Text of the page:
Indian IT Companies Sharply Cut H-1B Dependence
by Foster, on News
BENGALURU: There was a sharp decline in the use of H-1B visas by Indian IT companies in Barack Obama’s last year as US president, indicating that Donald Trump may only be accelerating an ongoing trend.
The top seven India-based IT companies received only 9,356 new H-1B visas in fiscal year 2016, a drop of 37% from FY2015, according to an analysis by the National Foundation for American Policy (NFAP). These are petitions filed during the April 2016 H-1B filing period and approved for individuals to start work on October 1, 2016 (the start of 2017 fiscal year).
In the year before, the top seven India-based IT companies received 14,792. The foundation said the decline reflects, in part, industry trends, particularly digital services such as cloud computing and artificial intelligence, that require fewer people to service US clients. It said IT services companies are also choosing to hire more locally.
Stephen Yale-Loehr, professor of immigration law practice at Cornell Law School, told TOI he agrees with the NFAP report’s conclusion that technological change is prompting many India-based companies to file fewer H-1B petitions, not jawboning by the US president or Congress. “The rise of artificial intelligence and cloud computing mean fewer people are needed to perform certain IT jobs,” said Yale-Loehr.
The US has a cap of 65,000 for H-1B visas issued in a year. If the number of applications are higher than this, which has been the case in recent years, it uses a lottery to determine who gets how many. The more the applications a company files, the higher its chances of obtaining more visas. So, if the India-based companies have received fewer visas, it is because they filed fewer applications. TCS last week said the number of its H-1B applications this year is a third of what it was in 2015.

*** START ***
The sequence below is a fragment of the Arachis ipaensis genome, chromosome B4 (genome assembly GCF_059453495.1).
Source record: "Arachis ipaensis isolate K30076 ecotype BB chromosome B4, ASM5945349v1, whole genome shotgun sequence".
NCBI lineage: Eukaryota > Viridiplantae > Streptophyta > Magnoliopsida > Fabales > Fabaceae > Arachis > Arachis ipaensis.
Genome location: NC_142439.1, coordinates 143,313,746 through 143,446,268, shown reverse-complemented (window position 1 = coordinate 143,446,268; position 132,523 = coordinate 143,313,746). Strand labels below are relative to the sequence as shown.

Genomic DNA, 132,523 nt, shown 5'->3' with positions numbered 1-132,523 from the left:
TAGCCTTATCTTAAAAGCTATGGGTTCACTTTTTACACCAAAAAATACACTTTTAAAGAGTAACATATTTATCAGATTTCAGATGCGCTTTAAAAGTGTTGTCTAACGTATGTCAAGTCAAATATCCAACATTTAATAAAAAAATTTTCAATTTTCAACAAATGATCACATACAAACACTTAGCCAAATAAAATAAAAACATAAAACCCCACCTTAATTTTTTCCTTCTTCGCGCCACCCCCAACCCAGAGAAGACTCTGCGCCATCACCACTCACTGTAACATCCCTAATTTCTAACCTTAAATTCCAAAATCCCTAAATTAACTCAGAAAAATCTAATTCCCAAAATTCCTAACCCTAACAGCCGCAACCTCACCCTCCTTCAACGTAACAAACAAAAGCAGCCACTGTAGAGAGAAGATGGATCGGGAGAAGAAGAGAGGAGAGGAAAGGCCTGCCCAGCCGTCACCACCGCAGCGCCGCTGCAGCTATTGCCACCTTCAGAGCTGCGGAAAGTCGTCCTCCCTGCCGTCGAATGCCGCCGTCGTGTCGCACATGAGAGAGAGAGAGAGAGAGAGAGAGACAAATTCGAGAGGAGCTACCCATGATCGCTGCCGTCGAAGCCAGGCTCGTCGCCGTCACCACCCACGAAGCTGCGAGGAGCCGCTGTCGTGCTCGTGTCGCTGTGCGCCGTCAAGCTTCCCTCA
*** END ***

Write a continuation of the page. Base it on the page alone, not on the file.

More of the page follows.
The NFAP report notes that the global trend is for corporate clients of both US and India-based IT services companies to demand digital engineering and more sophisticated services, including better data analysis that requires fewer workers and more advanced technology. “These trends have escaped the notice of Congress and many policymakers, which have aimed for more visa restrictions at IT services companies,” NFAP said, referring to the Trump administration’s moves to restrict H-1Bs.
Yale-Loehr echoed that sentiment, “President Trump’s recent executive order calling for limits on H-1B visas looks backward, not forward. The current unemployment rate for computer-related jobs is 2.5% — lower than the overall national unemployment rate of 4.4%. We should encourage bright foreign students to stay and work in the United States after they graduate, not send them overseas to compete against us.”
The report noted that MNCs in IT services too received fewer H-1Bs. Accenture saw a 44% decline in new H-1Bs between FY2016 and FY2015, and IBM’s fell to 1,608, from 1,919. Indian IT companies still have more than 50% of their employees in the US on H-1Bs and L-1s. There are moves to sharply increase the minimum salary paid to these visa holders. If this happens, the Indian IT companies could be hit badly.